Tuesday, March 2, 2010

What does it mean to be a Leader in Congress?

We often hear in ad campaigns this time of year, that a candidate is a "leader". Did you know that there is an actual definition for "Leader" in Congress created by a statistical analysis of their participation in Congress? When someone in Congress is a Leader, with that capital "L", it means that they introduce more legislation than they co-sponsor.

It also means that they don't wait for others to introduce legislation or wait to sign on as a co-sponsor, hanging back to make the best political deal for themselves. They are constantly working towards what they feel is best for their district. Sponsoring these bills often gets them the labels, but they are willing to take on those labels because they feel that they are moving forward in accomplishing their goals for their district.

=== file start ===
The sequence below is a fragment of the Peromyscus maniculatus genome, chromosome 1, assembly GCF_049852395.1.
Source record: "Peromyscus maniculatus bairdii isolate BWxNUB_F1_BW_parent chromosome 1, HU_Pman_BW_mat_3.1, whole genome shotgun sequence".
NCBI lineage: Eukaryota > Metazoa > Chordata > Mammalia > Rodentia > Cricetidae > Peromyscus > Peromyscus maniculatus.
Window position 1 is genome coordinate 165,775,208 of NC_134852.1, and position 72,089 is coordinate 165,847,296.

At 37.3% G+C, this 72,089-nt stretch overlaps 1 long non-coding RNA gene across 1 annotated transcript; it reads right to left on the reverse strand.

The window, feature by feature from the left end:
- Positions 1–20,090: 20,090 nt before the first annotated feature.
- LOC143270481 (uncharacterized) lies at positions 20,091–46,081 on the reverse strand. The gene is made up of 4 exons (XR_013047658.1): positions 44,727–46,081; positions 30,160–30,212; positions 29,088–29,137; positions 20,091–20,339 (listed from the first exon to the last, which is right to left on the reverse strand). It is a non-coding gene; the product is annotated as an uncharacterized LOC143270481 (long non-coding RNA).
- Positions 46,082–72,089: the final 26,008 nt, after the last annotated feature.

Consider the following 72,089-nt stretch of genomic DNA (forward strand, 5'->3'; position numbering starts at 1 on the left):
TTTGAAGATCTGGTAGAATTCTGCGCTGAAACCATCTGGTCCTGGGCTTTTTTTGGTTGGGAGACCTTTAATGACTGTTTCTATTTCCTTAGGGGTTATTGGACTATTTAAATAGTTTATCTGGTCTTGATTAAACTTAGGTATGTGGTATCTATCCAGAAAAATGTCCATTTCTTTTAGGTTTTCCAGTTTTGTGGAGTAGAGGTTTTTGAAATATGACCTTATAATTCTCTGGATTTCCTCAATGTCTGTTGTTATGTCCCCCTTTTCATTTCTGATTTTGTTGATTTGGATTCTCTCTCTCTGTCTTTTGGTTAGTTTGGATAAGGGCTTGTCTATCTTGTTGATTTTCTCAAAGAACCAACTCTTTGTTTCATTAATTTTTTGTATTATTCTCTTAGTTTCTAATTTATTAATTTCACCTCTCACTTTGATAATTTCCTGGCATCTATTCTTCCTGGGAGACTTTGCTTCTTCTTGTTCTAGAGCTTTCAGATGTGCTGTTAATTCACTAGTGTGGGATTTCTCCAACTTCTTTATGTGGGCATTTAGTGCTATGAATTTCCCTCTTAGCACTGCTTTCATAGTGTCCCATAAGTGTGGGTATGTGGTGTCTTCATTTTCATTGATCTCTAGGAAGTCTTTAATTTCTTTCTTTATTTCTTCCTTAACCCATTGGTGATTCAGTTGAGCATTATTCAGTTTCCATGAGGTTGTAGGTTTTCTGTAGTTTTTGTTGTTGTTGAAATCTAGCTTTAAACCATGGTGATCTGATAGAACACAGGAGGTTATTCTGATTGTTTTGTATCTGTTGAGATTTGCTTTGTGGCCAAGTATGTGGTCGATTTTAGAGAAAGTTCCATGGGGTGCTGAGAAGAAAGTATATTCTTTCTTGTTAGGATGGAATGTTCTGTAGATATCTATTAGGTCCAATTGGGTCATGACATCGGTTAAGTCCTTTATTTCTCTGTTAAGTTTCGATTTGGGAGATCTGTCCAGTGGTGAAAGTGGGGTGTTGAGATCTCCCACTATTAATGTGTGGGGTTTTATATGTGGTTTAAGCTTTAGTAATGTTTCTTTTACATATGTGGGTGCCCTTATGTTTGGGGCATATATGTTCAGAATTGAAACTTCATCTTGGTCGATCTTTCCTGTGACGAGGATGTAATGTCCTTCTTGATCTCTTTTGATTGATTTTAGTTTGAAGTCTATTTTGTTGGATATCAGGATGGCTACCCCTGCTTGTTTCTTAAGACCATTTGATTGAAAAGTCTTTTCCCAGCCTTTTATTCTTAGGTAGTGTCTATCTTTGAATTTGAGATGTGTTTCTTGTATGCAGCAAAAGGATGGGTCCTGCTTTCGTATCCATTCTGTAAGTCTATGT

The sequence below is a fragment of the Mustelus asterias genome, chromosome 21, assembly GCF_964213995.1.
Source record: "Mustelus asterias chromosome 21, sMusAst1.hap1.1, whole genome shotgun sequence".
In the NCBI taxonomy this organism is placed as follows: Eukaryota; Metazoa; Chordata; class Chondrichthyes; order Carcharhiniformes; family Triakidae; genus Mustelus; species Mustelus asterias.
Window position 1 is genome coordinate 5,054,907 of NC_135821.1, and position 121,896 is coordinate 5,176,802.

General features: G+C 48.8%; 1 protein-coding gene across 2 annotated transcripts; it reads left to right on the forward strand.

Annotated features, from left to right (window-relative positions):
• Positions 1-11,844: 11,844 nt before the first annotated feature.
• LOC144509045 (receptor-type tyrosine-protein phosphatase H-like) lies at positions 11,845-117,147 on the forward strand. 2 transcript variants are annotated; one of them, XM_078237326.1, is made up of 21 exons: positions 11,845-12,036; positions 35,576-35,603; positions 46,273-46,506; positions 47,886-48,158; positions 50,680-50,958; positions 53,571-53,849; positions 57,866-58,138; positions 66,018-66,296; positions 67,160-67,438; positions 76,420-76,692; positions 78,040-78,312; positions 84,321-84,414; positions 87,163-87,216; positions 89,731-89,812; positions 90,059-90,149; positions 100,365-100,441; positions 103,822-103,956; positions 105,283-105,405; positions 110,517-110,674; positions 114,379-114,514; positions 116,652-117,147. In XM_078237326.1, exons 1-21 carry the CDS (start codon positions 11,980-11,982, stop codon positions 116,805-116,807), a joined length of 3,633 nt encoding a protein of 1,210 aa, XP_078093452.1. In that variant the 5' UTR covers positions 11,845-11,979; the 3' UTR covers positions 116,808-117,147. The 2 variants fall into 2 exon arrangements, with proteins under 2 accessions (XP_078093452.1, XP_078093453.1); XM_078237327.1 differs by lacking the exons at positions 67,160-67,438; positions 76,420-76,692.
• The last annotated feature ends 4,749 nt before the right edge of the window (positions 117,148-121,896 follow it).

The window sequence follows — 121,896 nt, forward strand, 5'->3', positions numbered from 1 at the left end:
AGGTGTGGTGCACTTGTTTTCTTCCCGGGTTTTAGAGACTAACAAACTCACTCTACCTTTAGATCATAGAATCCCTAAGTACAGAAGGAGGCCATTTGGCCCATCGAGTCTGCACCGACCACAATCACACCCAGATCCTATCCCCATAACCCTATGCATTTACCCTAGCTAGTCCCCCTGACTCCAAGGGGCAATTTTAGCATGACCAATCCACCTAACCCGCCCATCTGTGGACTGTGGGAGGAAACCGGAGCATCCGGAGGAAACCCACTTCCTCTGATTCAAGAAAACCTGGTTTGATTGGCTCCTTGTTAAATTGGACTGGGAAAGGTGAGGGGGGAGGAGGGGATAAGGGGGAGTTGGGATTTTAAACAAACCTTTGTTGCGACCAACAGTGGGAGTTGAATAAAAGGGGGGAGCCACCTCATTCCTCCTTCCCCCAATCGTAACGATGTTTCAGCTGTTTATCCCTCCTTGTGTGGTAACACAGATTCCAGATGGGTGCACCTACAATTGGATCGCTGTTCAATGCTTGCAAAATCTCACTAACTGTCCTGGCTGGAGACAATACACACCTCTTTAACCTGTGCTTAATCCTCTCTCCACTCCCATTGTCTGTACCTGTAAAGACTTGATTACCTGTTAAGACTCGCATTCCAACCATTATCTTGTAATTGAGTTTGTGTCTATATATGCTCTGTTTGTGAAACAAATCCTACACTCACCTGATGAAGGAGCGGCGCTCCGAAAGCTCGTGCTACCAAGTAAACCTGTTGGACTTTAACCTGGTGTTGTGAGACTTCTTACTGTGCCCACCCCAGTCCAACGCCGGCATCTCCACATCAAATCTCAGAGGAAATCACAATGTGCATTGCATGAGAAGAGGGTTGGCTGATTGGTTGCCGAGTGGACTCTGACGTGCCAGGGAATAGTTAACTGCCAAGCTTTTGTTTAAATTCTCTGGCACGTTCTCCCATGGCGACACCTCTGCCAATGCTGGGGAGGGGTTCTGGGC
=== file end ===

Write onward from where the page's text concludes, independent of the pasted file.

One of these Leaders is Congressman John Carter (R).

My friends and family will tell you that I haven't given a politician a break since the 70's. I have high expectations of the men and women who esteem themselves ready to serve this country in political office. You can be sure that when I say I hold Congressman Carter in high regard, I have heavily scrutinized him. I may support other candidates for other offices on today's ballot. I fully endorse Congress John Carter. This is not something I would ever say lightly.

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